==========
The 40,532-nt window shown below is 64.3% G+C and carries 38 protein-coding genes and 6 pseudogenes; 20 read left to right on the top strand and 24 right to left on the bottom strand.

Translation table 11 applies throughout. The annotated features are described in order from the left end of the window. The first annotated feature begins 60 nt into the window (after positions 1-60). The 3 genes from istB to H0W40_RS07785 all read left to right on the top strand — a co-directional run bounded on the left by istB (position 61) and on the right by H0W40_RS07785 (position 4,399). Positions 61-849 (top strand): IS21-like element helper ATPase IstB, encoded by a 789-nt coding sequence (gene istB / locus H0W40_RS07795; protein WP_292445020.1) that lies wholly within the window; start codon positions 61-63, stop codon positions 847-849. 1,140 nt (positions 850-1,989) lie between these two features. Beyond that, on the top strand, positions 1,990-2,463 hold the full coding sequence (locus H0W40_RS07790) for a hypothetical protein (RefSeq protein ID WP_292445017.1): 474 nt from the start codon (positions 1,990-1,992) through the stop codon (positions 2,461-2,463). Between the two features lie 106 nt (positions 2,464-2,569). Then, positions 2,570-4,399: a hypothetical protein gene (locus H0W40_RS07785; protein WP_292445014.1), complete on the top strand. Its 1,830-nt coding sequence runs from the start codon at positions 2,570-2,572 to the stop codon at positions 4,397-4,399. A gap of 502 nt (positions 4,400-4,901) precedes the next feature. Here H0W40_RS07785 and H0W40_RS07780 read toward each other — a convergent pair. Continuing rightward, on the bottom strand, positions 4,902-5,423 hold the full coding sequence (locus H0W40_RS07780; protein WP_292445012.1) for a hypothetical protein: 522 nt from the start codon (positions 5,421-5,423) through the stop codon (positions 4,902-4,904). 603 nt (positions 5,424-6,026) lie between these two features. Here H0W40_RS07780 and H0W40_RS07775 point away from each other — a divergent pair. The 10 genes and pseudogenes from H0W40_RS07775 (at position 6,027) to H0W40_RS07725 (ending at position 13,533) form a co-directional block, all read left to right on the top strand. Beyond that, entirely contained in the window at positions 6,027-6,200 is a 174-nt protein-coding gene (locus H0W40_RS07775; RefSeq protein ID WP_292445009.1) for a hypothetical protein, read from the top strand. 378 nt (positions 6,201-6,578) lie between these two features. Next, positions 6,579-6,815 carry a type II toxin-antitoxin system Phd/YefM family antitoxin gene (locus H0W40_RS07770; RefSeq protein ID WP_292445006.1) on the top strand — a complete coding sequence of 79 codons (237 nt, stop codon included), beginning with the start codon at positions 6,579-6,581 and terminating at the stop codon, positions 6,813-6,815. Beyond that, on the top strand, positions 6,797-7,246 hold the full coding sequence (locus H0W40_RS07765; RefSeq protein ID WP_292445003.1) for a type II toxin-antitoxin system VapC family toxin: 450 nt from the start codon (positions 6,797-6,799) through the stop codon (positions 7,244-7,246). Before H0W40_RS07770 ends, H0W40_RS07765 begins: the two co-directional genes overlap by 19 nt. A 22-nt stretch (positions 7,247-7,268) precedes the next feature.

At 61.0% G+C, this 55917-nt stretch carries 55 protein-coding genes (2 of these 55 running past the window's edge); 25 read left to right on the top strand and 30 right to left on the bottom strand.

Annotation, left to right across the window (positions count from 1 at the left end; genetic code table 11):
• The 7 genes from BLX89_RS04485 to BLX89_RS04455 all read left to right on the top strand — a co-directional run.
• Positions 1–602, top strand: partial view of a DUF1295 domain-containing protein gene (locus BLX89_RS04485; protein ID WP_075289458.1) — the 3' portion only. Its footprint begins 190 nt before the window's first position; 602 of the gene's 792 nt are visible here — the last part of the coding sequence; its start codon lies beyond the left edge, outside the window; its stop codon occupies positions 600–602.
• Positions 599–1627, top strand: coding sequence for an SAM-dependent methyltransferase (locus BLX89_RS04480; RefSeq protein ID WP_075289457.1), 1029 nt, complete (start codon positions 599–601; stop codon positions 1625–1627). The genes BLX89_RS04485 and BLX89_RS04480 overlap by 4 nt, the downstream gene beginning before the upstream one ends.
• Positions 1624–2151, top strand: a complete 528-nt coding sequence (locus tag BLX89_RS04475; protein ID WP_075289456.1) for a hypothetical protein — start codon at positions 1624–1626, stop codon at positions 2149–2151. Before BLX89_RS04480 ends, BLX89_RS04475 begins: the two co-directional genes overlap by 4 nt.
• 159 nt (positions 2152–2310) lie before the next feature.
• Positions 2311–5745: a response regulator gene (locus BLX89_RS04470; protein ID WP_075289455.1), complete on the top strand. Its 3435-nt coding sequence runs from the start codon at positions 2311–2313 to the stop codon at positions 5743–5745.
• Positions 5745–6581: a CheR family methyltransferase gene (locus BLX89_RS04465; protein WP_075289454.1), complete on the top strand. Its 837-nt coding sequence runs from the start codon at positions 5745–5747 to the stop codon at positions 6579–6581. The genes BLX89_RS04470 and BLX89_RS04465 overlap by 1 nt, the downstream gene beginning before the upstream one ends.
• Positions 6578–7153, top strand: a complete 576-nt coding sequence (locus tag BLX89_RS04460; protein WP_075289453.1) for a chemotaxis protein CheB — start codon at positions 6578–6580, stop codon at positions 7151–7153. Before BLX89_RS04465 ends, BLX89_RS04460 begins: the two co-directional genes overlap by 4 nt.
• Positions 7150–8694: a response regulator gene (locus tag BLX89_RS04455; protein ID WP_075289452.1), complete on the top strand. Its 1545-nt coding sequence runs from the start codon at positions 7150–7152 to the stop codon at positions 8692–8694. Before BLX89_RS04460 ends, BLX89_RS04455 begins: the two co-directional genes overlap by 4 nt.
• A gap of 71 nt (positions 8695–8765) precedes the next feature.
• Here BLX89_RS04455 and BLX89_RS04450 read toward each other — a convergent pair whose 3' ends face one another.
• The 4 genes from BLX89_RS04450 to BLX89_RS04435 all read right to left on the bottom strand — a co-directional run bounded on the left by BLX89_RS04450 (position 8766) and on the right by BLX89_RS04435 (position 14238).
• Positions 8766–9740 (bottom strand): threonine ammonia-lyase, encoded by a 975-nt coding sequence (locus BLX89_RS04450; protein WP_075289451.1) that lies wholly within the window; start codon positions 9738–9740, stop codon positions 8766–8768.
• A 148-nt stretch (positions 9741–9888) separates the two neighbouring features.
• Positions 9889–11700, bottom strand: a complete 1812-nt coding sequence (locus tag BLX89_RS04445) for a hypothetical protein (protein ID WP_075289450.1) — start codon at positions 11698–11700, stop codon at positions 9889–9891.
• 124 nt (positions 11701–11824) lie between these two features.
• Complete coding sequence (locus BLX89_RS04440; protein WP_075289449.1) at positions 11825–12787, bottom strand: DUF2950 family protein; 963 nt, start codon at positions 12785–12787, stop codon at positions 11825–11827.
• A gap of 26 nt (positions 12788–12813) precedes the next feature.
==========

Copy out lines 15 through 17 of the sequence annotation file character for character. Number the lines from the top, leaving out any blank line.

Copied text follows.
• Here BLX89_RS04455 and BLX89_RS04450 read toward each other — a convergent pair whose 3' ends face one another.
• The 4 genes from BLX89_RS04450 to BLX89_RS04435 all read right to left on the bottom strand — a co-directional run bounded on the left by BLX89_RS04450 (position 8766) and on the right by BLX89_RS04435 (position 14238).
• Positions 8766–9740 (bottom strand): threonine ammonia-lyase, encoded by a 975-nt coding sequence (locus BLX89_RS04450; protein WP_075289451.1) that lies wholly within the window; start codon positions 9738–9740, stop codon positions 8766–8768.